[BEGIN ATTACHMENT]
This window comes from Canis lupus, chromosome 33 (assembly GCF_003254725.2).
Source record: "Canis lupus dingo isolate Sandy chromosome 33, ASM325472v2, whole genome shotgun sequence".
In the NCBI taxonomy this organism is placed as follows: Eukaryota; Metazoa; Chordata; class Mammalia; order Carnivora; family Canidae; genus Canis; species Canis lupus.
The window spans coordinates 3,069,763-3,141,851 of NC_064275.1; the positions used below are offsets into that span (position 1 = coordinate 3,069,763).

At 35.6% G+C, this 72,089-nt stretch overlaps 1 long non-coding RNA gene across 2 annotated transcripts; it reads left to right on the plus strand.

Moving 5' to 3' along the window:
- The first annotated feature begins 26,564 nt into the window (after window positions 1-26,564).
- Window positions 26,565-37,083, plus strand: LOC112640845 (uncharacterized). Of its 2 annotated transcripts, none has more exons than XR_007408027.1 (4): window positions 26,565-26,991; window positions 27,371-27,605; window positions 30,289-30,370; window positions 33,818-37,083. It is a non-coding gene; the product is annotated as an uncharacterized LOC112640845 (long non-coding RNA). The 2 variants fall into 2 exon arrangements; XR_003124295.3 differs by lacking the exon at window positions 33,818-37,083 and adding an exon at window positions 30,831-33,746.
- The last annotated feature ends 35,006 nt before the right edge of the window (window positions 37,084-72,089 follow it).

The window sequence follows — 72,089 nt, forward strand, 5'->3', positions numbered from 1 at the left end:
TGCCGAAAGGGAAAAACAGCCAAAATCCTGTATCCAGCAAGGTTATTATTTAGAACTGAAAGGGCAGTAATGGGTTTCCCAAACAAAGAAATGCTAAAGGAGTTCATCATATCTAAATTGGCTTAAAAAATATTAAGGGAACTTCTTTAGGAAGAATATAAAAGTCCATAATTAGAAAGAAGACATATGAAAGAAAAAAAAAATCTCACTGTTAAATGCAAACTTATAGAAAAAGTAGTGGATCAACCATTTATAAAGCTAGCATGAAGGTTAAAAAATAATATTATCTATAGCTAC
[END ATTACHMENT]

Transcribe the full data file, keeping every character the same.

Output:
This window comes from Canis lupus, chromosome 33 (assembly GCF_003254725.2).
Source record: "Canis lupus dingo isolate Sandy chromosome 33, ASM325472v2, whole genome shotgun sequence".
In the NCBI taxonomy this organism is placed as follows: Eukaryota; Metazoa; Chordata; class Mammalia; order Carnivora; family Canidae; genus Canis; species Canis lupus.
The window spans coordinates 3,069,763-3,141,851 of NC_064275.1; the positions used below are offsets into that span (position 1 = coordinate 3,069,763).

At 35.6% G+C, this 72,089-nt stretch overlaps 1 long non-coding RNA gene across 2 annotated transcripts; it reads left to right on the plus strand.

Moving 5' to 3' along the window:
- The first annotated feature begins 26,564 nt into the window (after window positions 1-26,564).
- Window positions 26,565-37,083, plus strand: LOC112640845 (uncharacterized). Of its 2 annotated transcripts, none has more exons than XR_007408027.1 (4): window positions 26,565-26,991; window positions 27,371-27,605; window positions 30,289-30,370; window positions 33,818-37,083. It is a non-coding gene; the product is annotated as an uncharacterized LOC112640845 (long non-coding RNA). The 2 variants fall into 2 exon arrangements; XR_003124295.3 differs by lacking the exon at window positions 33,818-37,083 and adding an exon at window positions 30,831-33,746.
- The last annotated feature ends 35,006 nt before the right edge of the window (window positions 37,084-72,089 follow it).

The window sequence follows — 72,089 nt, forward strand, 5'->3', positions numbered from 1 at the left end:
TGCCGAAAGGGAAAAACAGCCAAAATCCTGTATCCAGCAAGGTTATTATTTAGAACTGAAAGGGCAGTAATGGGTTTCCCAAACAAAGAAATGCTAAAGGAGTTCATCATATCTAAATTGGCTTAAAAAATATTAAGGGAACTTCTTTAGGAAGAATATAAAAGTCCATAATTAGAAAGAAGACATATGAAAGAAAAAAAAAATCTCACTGTTAAATGCAAACTTATAGAAAAAGTAGTGGATCAACCATTTATAAAGCTAGCATGAAGGTTAAAAAATAATATTATCTATAGCTAC